Re: Car travel (was NMRA Book)

Tim Gilbert <tgilbert@...>

Kurt Laughlin wrote:

----- Original Message -----
From: "Tim Gilbert" <tgilbert@...>
To: <STMFC@...>
Sent: Saturday, February 24, 2007 10:51 AM
Subject: Re: [STMFC] NMRA book

1) Individual boxcars, because they could be reloaded with a wide
variety of commodities, could be seen anywhere in the US. Indeed, there
was a correlation between the percentage of ownership of foreign boxcars
on a line with the percentage of the boxcars that the specific boxcar
owner owned of the national boxcar fleet. That the CGW owned about 4,000
boxcars (or 0.55% of the national fleet of 720,000 boxcars) meant that
about 1 in every 180 boxcars could be owned by the CGW in any part of
the country whether it be Harrisburg, California, Maine or Florida.

2) The operating range of hoppers was far more restricted than boxcars
because they were generally loaded with only one commodity - coal.
Therefore, when unloaded, they generally were returned to the mines
empty although, not in all cases, to mines on the home roads.

3) Gondolas fell in somewhere between boxcars and hoppers. The operating
range of General Service Flatcars were more like boxcars than hoppers.
----- Original Message -----

I know this has been covered before in bits and pieces but I like this message for it's succinct and qualitative (rather than quantitative) discussion. If I could carry this further in the same vein:

1. For boxcars, was the home road percentage (which I'm defining as the number of own-road cars found on the owning road) typically higher or lower than the national fleet percentage? (Realizing that the percentages were probably all over the place based on a number of circumstances, just trying to get a feel if it was "about the same", "a little higher", "about half", "triple the number", something like that.)

The PRR owned between 9-10% of the National Boxcar fleet. The percentage of PRR to total boxcars on the PRR was greater than 9-10% because 1) home road boxcars served somewhat as a strategic reserve to be used only when other alternatives were exhausted; 2) in times when there was a national boxcar surplus, many PRR boxcars were returned home empty and placed in storage until the economy picked up again; and 3) a much higher percentage of PRR boxcars were unserviceable (or in car shops or dead lines) than those owned by foreign roads which were on the PRR.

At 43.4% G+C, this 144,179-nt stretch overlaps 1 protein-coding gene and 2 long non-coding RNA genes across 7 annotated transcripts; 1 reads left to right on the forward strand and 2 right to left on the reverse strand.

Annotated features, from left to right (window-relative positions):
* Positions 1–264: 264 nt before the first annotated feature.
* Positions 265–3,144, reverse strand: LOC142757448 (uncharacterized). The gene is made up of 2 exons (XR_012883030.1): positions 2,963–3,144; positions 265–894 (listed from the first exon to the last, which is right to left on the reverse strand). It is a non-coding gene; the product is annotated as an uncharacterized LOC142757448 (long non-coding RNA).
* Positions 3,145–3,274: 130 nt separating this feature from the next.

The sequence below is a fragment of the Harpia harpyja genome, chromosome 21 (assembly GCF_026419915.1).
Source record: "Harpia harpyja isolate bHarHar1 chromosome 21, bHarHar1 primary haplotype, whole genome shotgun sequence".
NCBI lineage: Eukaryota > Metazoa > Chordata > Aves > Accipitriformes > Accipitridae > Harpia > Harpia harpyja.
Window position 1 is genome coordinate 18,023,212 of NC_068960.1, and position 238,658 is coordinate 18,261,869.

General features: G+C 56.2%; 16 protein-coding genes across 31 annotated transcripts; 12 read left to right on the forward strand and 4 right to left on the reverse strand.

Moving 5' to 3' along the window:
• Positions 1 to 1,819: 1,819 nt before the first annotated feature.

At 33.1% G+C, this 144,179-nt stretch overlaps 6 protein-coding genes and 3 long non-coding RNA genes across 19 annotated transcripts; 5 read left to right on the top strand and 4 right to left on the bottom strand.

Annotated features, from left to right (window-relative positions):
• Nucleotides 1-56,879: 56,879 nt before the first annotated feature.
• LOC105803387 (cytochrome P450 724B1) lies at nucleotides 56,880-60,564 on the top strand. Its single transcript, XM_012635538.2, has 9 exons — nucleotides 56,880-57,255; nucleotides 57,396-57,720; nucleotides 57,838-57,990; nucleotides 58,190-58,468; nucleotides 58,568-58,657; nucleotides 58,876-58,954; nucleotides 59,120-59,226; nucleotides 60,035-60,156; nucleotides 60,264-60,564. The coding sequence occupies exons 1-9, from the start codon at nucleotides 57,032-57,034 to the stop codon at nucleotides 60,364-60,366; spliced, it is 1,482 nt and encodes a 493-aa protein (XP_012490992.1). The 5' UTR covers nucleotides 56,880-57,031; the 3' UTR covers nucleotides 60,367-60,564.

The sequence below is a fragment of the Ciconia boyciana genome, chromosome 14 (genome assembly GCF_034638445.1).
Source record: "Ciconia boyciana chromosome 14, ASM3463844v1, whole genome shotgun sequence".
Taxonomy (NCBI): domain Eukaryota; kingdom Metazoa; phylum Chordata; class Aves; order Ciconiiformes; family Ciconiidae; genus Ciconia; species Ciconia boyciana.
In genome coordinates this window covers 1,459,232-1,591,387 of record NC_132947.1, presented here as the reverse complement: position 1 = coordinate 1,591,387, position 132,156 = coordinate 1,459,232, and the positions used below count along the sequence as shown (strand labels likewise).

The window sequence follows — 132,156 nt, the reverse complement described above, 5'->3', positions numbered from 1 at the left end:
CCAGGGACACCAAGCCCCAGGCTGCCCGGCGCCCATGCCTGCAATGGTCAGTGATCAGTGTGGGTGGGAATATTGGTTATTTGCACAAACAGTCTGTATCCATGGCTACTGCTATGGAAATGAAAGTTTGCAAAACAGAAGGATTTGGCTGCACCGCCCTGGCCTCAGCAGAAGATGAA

The same thing happened on other roads - particularly when there was a boxcar surplus which caused the home road percentage to sky rocket.

2. Was the home road percentage affected by the geographical area served? For example, would it be different for a road like the Santa Fe, Southern, or PRR that covered a large area or a wide range of customers than for a road like the Maine Central or Monon that might have had a smaller area or customer base but owned a similar or higher proportion of boxcars? (In other words, if, say, the NYC and C&EI each had 45% boxcars in their fleet, would their home road percentages likely be the same or different?)

A larger road like the ATSF, SOU and PRR owned a higher percentage of the national boxcar fleet than smaller roads like the CIL and MEC, so there was a built in bias - the PRR owned 9-10% of the national fleet while the MEC owned about 0.4% meaning that, the PRR boxcars were 9 percent plus of the total boxcars on the PRR while the MEC's percentage would be 0.4% plus. The "plusses" would include the effect of strategic reserve, cars in storage or in car shops. How much those "plusses" were on the overall home road percentages varied.

Tim Gilbert

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